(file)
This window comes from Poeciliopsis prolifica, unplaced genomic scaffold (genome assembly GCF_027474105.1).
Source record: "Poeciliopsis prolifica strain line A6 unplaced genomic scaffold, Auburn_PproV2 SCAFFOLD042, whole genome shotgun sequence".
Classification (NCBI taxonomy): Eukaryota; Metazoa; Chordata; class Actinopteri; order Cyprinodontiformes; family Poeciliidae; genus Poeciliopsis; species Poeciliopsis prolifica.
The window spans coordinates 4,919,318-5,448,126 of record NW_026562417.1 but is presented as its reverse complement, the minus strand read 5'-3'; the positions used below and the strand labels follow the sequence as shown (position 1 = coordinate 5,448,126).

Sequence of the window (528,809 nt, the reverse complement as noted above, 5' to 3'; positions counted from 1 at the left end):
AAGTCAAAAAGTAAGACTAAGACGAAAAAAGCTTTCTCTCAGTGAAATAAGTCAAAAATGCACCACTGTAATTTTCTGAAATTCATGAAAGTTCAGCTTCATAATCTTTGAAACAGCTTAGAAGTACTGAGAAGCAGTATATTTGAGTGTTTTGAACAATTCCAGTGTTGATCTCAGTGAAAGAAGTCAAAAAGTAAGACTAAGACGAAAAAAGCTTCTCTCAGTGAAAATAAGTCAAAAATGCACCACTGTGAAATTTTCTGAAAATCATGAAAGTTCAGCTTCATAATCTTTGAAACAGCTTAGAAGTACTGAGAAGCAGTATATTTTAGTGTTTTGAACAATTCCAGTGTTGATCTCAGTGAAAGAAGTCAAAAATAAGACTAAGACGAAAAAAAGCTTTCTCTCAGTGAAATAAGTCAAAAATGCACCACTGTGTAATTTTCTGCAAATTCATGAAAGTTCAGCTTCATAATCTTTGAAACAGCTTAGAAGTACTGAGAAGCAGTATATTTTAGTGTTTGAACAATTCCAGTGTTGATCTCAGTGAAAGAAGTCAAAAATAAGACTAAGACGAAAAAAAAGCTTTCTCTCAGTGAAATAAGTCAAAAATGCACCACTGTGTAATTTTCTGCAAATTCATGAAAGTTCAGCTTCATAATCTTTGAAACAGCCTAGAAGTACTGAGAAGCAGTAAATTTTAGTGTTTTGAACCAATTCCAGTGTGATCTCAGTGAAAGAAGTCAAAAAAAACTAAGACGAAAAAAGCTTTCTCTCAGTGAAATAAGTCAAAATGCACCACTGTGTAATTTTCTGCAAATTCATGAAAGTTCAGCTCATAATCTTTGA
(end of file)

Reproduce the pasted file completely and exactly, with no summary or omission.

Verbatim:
This window comes from Poeciliopsis prolifica, unplaced genomic scaffold (genome assembly GCF_027474105.1).
Source record: "Poeciliopsis prolifica strain line A6 unplaced genomic scaffold, Auburn_PproV2 SCAFFOLD042, whole genome shotgun sequence".
Classification (NCBI taxonomy): Eukaryota; Metazoa; Chordata; class Actinopteri; order Cyprinodontiformes; family Poeciliidae; genus Poeciliopsis; species Poeciliopsis prolifica.
The window spans coordinates 4,919,318-5,448,126 of record NW_026562417.1 but is presented as its reverse complement, the minus strand read 5'-3'; the positions used below and the strand labels follow the sequence as shown (position 1 = coordinate 5,448,126).

Sequence of the window (528,809 nt, the reverse complement as noted above, 5' to 3'; positions counted from 1 at the left end):
AAGTCAAAAAGTAAGACTAAGACGAAAAAAGCTTTCTCTCAGTGAAATAAGTCAAAAATGCACCACTGTAATTTTCTGAAATTCATGAAAGTTCAGCTTCATAATCTTTGAAACAGCTTAGAAGTACTGAGAAGCAGTATATTTGAGTGTTTTGAACAATTCCAGTGTTGATCTCAGTGAAAGAAGTCAAAAAGTAAGACTAAGACGAAAAAAGCTTCTCTCAGTGAAAATAAGTCAAAAATGCACCACTGTGAAATTTTCTGAAAATCATGAAAGTTCAGCTTCATAATCTTTGAAACAGCTTAGAAGTACTGAGAAGCAGTATATTTTAGTGTTTTGAACAATTCCAGTGTTGATCTCAGTGAAAGAAGTCAAAAATAAGACTAAGACGAAAAAAAGCTTTCTCTCAGTGAAATAAGTCAAAAATGCACCACTGTGTAATTTTCTGCAAATTCATGAAAGTTCAGCTTCATAATCTTTGAAACAGCTTAGAAGTACTGAGAAGCAGTATATTTTAGTGTTTGAACAATTCCAGTGTTGATCTCAGTGAAAGAAGTCAAAAATAAGACTAAGACGAAAAAAAAGCTTTCTCTCAGTGAAATAAGTCAAAAATGCACCACTGTGTAATTTTCTGCAAATTCATGAAAGTTCAGCTTCATAATCTTTGAAACAGCCTAGAAGTACTGAGAAGCAGTAAATTTTAGTGTTTTGAACCAATTCCAGTGTGATCTCAGTGAAAGAAGTCAAAAAAAACTAAGACGAAAAAAGCTTTCTCTCAGTGAAATAAGTCAAAATGCACCACTGTGTAATTTTCTGCAAATTCATGAAAGTTCAGCTCATAATCTTTGA